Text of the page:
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Community and Q&A

Crawlspace Vapor Barrier

michaeldrehl | Posted in General Questions on

Hi.
I have a crawlspace that’s attached to the part of the house from 1900s. There are two access to it, one from the basement and the other from the outside. The outside access used to be a vent. Couple of years ago, we laid down a thin layer of concrete on the floor and close the outside access. I was thinking of laying a 6 mil vapor barrier down. Based on the pictures attached, how far up should the concrete blocks should I go? 
As you can see in the pictures, on the cinder blocks, there are cores (open holes), should those be covered so there’s no vapor transfer?
How should these be filled or covered?

Thank you!

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Replies

  1. Jon R | | #1

    If you have untreated wood touching concrete, be very cautious about making the concrete wetter. Some good info here.

  2. michaeldrehl | | #2

    Gentlemen, any advice would be appreciated regarding the filling of the cores. Maybe pour sand down there or just foam it up?

  3. michaeldrehl | | #3

    Hi all, I was going to fill the cores (open holes) of the blocks with sand. The sand is a little wet from being outside in the rain. Do you think it'll be okay? At least, it will help to stop the vapor transfer.
    Thank you in advance for your input.

  4. DCContrarian | | #4

    I recommend this article:
    https://www.buildingscience.com/documents/insights/bsi-009-new-light-in-crawlspaces

    Basically he recommends that crawlspaces should be fully open or fully closed. Fully open means no more than half of the side walls covered. Fully closed means sealed and insulated like the rest of the house. If they are partially open they will be damp, as they won't have enough airflow to warm up in summer but there will be enough airflow for humid air to get in and cause condensation.

    If it must be partially open then the wooden parts need to be protected against moisture. He recommends foam board below the joists but spray foam works too.

  5. plumb_bob | | #5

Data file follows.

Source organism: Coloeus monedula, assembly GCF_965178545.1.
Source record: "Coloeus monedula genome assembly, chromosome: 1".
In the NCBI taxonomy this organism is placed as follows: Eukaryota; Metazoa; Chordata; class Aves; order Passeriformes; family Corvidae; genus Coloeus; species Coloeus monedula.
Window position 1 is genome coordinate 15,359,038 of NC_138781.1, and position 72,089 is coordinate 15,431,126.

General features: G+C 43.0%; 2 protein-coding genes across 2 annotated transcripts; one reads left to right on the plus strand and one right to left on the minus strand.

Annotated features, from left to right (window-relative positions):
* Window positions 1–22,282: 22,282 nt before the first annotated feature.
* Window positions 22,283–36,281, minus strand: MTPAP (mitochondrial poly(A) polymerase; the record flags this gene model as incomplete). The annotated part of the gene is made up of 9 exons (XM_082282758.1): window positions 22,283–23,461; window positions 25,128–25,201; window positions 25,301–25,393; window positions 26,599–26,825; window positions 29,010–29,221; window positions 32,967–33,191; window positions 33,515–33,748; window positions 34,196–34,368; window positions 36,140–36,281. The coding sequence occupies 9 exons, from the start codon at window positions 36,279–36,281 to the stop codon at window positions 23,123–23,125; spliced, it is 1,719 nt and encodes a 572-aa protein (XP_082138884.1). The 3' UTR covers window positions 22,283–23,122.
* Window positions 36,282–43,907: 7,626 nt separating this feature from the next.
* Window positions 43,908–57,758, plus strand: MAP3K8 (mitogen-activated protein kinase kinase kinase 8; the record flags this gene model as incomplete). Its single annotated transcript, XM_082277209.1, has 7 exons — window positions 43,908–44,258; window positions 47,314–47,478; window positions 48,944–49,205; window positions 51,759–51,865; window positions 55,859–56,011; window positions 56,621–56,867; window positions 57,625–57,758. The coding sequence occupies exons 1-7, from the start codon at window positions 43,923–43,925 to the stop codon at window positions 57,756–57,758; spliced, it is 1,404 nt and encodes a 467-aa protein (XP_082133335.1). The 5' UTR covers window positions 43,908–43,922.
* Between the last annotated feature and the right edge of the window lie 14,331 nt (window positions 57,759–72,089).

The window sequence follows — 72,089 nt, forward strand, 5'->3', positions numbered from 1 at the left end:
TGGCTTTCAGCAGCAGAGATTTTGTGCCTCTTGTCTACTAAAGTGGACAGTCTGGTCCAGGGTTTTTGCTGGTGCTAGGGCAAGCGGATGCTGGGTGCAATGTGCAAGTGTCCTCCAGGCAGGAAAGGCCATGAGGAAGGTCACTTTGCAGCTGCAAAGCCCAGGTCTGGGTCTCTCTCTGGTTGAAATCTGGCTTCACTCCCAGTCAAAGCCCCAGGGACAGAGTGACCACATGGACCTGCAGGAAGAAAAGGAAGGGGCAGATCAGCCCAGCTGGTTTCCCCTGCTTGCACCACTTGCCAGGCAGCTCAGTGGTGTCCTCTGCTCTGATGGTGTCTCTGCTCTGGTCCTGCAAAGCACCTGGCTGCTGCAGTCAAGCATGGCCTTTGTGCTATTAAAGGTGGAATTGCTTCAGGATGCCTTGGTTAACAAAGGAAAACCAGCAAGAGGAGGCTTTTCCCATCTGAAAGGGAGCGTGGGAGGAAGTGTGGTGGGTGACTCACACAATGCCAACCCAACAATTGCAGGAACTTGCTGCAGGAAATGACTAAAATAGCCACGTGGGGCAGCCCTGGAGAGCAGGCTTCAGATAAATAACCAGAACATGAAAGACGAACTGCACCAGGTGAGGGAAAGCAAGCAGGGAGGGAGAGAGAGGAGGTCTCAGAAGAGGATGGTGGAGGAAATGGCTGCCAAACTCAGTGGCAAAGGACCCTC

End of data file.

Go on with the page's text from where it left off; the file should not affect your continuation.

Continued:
You have to figure out what you are trying to achieve, and why. Sealing the floor will stop the ingress of soil gas and water vapour, for health and building longevity reasons. It looks like this will be a difficult task in your situation.

    The moisture that is wicking up your concrete blocks is not water vapour, it is liquid water moving by capillary action. You will not be able to stop this by pouring sand into the cores because sand is vapour open, and also great at moving water by capillary action.

  6. michaeldrehl | | #6

    Thank you for your advice. I got 40 lbs of sand for nothing..ahh.
    How about filling the cores with great stuff spray foam?

  7. plumb_bob | | #7

    What is your desired outcome? Is there a specific problem you are trying to fix?

    1. michaeldrehl | | #8

      Well. I was trying to lay a vapor barrier down in the crawlspace to the side of the cinder blocks. But wasn't sure what to do about the open cores of the cinder blocks.

    2. michaeldrehl | | #11

      So is great stuff can a good option?

  8. DCContrarian | | #9

    Looking at the pictures, water is wicking into the wood framing. Unless that framing is all pressure treated* you need to keep that from happening. What you need is called a "capillary break" -- wicking is technically "capillary action." Something like this:
    https://www.homedepot.com/p/Owens-Corning-FoamSealR-3-1-2-in-x-50-ft-Multi-Use-Ridged-Sill-Plate-Gasket-1FS/202084452?source=shoppingads&locale=en-US&&mtc=Shopping-B-F_D22-G-D22-022_004_INSULATION-NA-NA-Feed-SMART-NA-NA-New_Engen&cm_mmc=Shopping-B-F_D22-G-D22-022_004_INSULATION-NA-NA-Feed-SMART-NA-NA-New_Engen-71700000076017798-58700006490415250-92700066966870867&gclid=CjwKCAiAh_GNBhAHEiwAjOh3ZCftp17Fl_lvNPoLaq2KnZunWzVW1rEKxS73GEqShM1ImsmXFeTUGBoCm5IQAvD_BwE&gclsrc=aw.ds